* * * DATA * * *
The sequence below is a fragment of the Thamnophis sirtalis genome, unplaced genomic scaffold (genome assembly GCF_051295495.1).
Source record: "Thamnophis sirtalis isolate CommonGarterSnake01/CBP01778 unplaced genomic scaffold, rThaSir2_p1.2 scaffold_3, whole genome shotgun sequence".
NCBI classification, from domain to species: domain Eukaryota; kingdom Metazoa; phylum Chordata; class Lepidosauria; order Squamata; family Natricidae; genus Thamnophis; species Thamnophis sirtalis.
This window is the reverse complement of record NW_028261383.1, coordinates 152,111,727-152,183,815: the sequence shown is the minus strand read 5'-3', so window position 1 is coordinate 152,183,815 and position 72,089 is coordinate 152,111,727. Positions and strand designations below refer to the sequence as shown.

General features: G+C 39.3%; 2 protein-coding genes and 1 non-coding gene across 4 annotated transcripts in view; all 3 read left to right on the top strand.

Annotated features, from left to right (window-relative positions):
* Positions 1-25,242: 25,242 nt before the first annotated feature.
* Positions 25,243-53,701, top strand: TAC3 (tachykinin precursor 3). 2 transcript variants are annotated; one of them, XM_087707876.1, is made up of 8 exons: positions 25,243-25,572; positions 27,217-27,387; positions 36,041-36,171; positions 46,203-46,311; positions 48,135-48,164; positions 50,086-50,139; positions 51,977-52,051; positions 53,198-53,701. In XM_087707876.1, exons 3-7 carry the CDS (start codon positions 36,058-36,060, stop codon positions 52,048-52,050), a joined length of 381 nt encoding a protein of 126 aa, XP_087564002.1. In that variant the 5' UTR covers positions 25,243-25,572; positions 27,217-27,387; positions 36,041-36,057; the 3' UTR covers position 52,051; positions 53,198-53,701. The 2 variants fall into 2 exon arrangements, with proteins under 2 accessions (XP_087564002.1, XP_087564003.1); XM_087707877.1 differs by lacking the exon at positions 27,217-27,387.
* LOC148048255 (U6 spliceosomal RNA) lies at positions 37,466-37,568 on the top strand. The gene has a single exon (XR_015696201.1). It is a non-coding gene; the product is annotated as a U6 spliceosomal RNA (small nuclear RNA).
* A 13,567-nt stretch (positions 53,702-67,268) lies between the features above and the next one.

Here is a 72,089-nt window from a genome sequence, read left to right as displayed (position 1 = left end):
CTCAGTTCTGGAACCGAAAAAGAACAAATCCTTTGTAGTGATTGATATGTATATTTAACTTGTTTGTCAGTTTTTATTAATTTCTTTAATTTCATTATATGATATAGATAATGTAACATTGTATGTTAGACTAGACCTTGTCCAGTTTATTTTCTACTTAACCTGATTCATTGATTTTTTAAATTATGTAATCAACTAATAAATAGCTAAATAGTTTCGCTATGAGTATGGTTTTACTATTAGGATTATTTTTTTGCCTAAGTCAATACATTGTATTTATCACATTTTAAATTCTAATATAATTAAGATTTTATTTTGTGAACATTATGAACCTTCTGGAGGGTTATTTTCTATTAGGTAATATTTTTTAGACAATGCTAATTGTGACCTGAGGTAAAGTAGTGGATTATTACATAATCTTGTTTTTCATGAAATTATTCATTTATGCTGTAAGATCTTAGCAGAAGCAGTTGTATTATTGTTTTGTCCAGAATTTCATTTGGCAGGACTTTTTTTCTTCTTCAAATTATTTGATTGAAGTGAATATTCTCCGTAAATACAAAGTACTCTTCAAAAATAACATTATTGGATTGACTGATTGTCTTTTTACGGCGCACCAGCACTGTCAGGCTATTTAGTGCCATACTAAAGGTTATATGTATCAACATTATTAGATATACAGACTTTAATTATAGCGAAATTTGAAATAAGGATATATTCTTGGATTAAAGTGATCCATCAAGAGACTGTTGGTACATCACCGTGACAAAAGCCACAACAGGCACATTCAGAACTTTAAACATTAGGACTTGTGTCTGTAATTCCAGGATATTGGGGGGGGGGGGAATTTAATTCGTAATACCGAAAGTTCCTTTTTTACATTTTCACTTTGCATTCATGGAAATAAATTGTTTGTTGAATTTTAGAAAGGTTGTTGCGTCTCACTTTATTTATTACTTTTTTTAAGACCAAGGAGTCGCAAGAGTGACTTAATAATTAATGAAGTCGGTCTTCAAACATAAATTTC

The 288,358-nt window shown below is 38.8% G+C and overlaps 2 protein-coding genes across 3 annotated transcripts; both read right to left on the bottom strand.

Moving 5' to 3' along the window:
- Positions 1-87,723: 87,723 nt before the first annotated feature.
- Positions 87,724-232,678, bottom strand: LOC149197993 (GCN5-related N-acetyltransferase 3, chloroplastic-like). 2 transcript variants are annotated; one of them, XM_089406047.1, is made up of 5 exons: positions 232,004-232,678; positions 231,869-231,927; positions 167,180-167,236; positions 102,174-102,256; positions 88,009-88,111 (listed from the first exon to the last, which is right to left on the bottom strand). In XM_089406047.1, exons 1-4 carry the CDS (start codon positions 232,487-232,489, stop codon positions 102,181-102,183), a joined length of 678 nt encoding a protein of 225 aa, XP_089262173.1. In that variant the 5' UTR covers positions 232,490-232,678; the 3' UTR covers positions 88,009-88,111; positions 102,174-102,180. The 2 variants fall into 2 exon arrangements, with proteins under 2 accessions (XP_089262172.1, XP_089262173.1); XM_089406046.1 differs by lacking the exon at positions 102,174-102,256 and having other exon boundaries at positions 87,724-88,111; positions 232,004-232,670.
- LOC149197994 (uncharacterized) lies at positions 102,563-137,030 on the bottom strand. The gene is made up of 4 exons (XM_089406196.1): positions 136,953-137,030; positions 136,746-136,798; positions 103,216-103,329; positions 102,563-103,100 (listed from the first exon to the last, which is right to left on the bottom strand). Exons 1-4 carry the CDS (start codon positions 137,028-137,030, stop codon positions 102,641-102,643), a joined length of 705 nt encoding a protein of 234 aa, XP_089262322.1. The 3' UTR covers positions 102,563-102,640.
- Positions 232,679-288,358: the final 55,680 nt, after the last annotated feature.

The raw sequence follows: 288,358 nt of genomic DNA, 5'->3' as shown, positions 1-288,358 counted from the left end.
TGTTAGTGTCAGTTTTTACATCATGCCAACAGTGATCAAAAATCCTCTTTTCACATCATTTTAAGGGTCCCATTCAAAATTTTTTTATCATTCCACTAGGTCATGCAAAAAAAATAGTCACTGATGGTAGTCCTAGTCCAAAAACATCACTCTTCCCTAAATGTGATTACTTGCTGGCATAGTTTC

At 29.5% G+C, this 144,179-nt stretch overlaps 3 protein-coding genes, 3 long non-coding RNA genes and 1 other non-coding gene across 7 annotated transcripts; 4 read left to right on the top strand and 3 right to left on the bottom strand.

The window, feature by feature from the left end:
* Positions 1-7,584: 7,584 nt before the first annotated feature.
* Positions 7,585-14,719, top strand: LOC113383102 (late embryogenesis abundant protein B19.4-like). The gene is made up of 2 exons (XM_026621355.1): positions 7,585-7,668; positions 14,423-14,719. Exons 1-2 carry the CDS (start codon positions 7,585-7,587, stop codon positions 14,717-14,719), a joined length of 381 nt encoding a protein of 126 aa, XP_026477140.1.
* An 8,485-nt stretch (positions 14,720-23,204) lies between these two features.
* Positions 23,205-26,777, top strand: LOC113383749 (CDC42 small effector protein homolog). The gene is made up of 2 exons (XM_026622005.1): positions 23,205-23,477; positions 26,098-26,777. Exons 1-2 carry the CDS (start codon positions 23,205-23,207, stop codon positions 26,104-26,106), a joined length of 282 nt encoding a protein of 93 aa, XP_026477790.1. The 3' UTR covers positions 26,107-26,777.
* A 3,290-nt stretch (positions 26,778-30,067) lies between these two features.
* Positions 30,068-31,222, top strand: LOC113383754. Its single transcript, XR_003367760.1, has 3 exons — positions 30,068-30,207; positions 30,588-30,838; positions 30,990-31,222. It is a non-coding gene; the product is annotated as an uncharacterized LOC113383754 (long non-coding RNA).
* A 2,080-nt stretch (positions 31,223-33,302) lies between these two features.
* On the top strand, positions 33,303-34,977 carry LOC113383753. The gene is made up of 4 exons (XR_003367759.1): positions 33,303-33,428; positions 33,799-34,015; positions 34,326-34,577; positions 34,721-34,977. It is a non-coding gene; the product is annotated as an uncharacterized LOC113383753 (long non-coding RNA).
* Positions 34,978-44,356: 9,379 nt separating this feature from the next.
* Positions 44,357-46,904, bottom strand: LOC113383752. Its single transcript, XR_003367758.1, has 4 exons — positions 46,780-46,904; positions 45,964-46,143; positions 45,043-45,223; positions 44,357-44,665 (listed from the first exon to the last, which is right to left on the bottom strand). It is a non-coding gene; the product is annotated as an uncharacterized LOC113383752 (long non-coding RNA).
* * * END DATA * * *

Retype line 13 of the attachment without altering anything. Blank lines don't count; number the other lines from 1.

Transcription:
The 288,358-nt window shown below is 38.8% G+C and overlaps 2 protein-coding genes across 3 annotated transcripts; both read right to left on the bottom strand.